If we look at above example of an ABC analysis, we can see that the first two articles have the biggest impact on the margin of the company. The nails and bolts contribute muchnless to the margin. The reason why an ABC classification is performed, is to make sure each item receives a weighed treatment corresponding to the classification. Although an ABC analysis gives you a good indication of important articles, a proper classification requires to be performed on multiple criteria. Often companies look at the following combination of criteria:
- Margin/sales & order lines
- Margin/sales & order quantity
- Margin/sales & demand pattern
If it is desired to classify items based on two criteria a so called ABC - XYZ analysis can be used.
8. The next level: ABC-XYZ analysis
In contrast to an ABC analysis, an ABC - XYZ analysis allows you to use two criteria to determine the importance of an article. Giving much more room to make sure the right articles are classified as important. In the underneath example, the ABC -XYZ analysis is based on sales and order lines. The AX articles are most important to the business, while the CZ articles are of low importance. A reason for choosing order lines instead of quantity could be to exclude incidental buys. Meaning if one customer purchases a large quantity of a particular item once the item does not end up as an AX article.
Based on the ABC - XYZ classification companies are also able to differentiate service levels per classification group. The service level of AX products could be higher than CZ products.
9. The complexity of classifying your products
Creating the classification based on historical data means the sales has actually happend and the data is reliable. But what if you have seasonal items? If there was a peak in demand in the past couple of months because of a heatwave and you classify your products based on these particular months? Your icecreams will be classified as very important, however these items will not be sold in these high quanities during the rest of the year. So how many months' worth of data and when to perform the analysis exactly is of high importance.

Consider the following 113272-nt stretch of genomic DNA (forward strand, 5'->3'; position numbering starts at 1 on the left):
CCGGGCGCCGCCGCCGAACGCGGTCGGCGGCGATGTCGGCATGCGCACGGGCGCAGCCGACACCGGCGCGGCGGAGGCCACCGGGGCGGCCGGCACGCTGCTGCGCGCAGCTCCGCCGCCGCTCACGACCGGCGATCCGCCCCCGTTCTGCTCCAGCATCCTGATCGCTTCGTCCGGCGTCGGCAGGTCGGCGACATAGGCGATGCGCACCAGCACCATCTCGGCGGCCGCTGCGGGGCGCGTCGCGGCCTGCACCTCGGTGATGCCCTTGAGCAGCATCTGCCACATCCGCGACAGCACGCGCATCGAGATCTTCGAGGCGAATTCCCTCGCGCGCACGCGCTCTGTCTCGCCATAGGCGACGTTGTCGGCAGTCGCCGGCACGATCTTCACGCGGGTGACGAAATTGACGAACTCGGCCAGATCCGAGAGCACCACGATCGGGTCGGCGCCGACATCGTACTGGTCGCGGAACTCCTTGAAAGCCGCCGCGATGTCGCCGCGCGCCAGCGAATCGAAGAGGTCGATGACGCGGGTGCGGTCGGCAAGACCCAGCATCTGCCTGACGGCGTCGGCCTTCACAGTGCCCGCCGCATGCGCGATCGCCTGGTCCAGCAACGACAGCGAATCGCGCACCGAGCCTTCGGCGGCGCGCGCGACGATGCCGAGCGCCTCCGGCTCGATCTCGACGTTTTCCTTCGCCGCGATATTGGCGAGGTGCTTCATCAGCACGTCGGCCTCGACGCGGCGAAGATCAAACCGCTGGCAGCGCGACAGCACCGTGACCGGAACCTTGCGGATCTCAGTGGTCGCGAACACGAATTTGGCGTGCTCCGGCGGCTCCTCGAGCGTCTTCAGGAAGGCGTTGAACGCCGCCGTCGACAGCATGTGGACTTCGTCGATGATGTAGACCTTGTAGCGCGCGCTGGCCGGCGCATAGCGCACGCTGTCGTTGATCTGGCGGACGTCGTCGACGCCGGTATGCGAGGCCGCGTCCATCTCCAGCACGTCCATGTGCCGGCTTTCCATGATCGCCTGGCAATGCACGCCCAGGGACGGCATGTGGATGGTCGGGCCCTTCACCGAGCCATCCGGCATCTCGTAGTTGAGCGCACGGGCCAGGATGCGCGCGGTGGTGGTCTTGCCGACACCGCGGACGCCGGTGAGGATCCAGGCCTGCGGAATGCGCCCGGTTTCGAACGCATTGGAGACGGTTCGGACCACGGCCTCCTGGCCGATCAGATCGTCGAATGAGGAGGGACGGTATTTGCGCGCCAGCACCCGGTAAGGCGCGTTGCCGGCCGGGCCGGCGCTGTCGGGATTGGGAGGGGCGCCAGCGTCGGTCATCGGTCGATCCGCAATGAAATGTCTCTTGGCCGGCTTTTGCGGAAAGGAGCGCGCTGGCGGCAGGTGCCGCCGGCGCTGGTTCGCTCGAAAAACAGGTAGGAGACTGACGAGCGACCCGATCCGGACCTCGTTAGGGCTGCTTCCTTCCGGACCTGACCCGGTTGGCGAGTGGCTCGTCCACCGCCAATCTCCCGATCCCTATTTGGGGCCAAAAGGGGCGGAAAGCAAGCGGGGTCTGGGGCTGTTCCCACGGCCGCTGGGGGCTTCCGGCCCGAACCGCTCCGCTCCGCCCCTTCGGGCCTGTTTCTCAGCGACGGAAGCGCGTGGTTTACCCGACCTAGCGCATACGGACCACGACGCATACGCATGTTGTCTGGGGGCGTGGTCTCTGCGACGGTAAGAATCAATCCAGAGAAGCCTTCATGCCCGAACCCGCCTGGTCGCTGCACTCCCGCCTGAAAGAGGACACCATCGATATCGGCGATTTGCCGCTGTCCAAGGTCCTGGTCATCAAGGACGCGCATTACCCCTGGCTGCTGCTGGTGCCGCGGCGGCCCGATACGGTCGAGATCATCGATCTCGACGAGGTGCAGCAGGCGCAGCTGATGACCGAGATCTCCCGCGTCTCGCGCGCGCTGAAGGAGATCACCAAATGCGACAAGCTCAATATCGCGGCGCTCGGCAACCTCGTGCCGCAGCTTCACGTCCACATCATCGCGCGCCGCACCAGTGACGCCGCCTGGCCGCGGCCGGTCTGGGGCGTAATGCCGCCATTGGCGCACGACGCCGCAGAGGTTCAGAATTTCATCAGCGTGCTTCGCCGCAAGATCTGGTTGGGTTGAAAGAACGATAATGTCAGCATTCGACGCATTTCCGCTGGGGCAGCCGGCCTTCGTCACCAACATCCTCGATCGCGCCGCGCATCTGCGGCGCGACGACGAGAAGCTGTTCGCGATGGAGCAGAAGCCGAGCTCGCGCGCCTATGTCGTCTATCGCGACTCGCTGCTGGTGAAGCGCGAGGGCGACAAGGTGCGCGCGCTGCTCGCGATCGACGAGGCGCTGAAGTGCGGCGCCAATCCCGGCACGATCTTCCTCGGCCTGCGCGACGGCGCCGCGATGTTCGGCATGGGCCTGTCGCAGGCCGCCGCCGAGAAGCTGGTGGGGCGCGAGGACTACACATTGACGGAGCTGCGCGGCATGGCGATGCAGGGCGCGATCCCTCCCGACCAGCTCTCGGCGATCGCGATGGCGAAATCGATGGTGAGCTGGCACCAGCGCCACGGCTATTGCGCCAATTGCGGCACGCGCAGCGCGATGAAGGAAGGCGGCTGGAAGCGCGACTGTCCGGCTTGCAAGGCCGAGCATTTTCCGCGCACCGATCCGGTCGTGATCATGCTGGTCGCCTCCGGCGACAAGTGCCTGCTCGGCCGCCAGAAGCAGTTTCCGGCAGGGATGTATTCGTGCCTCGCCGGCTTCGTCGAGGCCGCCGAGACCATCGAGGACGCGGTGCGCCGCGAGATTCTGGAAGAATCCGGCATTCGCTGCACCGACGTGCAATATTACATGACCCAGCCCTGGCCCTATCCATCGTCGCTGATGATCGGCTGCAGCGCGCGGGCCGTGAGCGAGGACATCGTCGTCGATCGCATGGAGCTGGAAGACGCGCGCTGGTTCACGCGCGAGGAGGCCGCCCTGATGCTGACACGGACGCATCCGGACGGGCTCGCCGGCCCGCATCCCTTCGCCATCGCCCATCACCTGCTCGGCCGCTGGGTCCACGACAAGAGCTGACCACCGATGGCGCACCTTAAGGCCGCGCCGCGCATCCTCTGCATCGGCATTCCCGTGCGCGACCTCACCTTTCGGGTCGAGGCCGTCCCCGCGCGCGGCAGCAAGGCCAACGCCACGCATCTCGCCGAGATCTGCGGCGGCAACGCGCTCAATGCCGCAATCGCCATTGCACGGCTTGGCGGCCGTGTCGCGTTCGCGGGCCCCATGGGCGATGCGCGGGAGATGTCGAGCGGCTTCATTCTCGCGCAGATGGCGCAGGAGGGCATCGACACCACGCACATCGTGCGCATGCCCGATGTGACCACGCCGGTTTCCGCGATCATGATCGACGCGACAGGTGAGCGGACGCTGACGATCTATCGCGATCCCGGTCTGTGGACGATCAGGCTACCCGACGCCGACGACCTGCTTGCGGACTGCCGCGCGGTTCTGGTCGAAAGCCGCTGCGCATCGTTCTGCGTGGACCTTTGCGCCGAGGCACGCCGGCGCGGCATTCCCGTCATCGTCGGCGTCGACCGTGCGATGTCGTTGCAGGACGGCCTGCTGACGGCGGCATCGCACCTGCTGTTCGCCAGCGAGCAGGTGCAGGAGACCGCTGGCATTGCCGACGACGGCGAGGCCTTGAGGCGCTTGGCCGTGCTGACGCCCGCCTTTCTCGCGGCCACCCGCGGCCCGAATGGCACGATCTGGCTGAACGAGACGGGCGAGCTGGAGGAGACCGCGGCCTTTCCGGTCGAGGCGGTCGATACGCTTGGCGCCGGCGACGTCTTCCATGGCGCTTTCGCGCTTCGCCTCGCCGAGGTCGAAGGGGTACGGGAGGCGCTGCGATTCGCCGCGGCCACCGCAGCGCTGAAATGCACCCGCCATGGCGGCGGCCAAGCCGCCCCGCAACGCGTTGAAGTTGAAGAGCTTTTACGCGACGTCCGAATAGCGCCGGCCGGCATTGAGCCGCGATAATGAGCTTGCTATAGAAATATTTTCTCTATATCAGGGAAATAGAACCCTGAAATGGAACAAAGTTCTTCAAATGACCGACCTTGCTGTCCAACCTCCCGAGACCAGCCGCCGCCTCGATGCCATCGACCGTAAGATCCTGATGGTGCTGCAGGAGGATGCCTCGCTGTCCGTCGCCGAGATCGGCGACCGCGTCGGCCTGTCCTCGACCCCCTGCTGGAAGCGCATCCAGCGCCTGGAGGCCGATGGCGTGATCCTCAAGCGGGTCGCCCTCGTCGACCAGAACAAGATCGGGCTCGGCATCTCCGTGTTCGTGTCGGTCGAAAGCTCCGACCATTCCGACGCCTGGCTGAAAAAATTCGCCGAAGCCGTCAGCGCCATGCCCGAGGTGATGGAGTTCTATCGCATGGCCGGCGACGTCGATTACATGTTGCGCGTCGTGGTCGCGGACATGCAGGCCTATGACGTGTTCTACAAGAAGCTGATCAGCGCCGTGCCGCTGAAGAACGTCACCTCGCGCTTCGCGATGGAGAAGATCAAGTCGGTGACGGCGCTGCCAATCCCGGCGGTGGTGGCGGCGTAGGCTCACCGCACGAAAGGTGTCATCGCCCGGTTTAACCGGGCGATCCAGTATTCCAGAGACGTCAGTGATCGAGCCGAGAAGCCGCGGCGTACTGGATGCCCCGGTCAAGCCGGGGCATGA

Furthermore lead times of suppliers should be taken into account. If the lead time of an inflatable swimming pool is 4 months and you are making a classification in high season for the upcoming two months, the swimming pool will of course be classified as very important. Resulting in a higher service level and therefore more inventory. But with a lead time of 4 months the inflatable swimming pools will be delivered in autumn...
10. Dynamically classifying products based on future demand
Performing a dynamic ABC classification based on future demand is often a great way to make sure seasonal products or products which show a positive or negative trend get the right service level and focus. Products that are becoming increasingly popular can, at this point in time, still be a BY article. But based on the trend in sales, the forecast clearly indicates that the product will become a fast mover. Therefore the item should have a higher service level and already get more attention to make sure iventory levels are increased to manage the upcoming demand. By dynamically recalculating the product classification, organisations can make sure items receive the right level of attention and have the best corresponding service level based on the demand.
Making these type of calculations by hand is undoable. Therefore specialised inventory management software can help organisations to perform the calculations automatically with fixed intervals. An ABC-XYZ analysis allows you to set the best criteria and corresponding service levels for each item based on the company strategy.
Interested to read more? Have a look at our free whitepapers .